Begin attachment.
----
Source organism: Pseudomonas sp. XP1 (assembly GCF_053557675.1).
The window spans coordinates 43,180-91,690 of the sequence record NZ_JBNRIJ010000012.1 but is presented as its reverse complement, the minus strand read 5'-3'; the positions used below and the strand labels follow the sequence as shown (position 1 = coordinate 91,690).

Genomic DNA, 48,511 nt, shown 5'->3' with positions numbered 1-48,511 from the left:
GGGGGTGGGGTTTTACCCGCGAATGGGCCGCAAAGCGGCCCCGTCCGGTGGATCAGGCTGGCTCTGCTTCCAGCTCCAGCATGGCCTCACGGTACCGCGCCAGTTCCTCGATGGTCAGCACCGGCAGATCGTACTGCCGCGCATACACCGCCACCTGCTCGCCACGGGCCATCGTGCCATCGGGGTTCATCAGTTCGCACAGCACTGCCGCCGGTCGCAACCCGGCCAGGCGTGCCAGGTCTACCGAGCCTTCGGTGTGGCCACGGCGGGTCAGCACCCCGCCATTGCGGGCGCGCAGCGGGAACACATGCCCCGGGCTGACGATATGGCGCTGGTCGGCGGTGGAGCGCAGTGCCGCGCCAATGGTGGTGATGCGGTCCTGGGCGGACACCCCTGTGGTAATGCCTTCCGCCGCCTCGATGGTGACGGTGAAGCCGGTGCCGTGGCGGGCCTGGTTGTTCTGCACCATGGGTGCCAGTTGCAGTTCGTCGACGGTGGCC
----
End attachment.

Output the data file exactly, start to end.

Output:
Source organism: Pseudomonas sp. XP1 (assembly GCF_053557675.1).
The window spans coordinates 43,180-91,690 of the sequence record NZ_JBNRIJ010000012.1 but is presented as its reverse complement, the minus strand read 5'-3'; the positions used below and the strand labels follow the sequence as shown (position 1 = coordinate 91,690).

Genomic DNA, 48,511 nt, shown 5'->3' with positions numbered 1-48,511 from the left:
GGGGGTGGGGTTTTACCCGCGAATGGGCCGCAAAGCGGCCCCGTCCGGTGGATCAGGCTGGCTCTGCTTCCAGCTCCAGCATGGCCTCACGGTACCGCGCCAGTTCCTCGATGGTCAGCACCGGCAGATCGTACTGCCGCGCATACACCGCCACCTGCTCGCCACGGGCCATCGTGCCATCGGGGTTCATCAGTTCGCACAGCACTGCCGCCGGTCGCAACCCGGCCAGGCGTGCCAGGTCTACCGAGCCTTCGGTGTGGCCACGGCGGGTCAGCACCCCGCCATTGCGGGCGCGCAGCGGGAACACATGCCCCGGGCTGACGATATGGCGCTGGTCGGCGGTGGAGCGCAGTGCCGCGCCAATGGTGGTGATGCGGTCCTGGGCGGACACCCCTGTGGTAATGCCTTCCGCCGCCTCGATGGTGACGGTGAAGCCGGTGCCGTGGCGGGCCTGGTTGTTCTGCACCATGGGTGCCAGTTGCAGTTCGTCGACGGTGGCC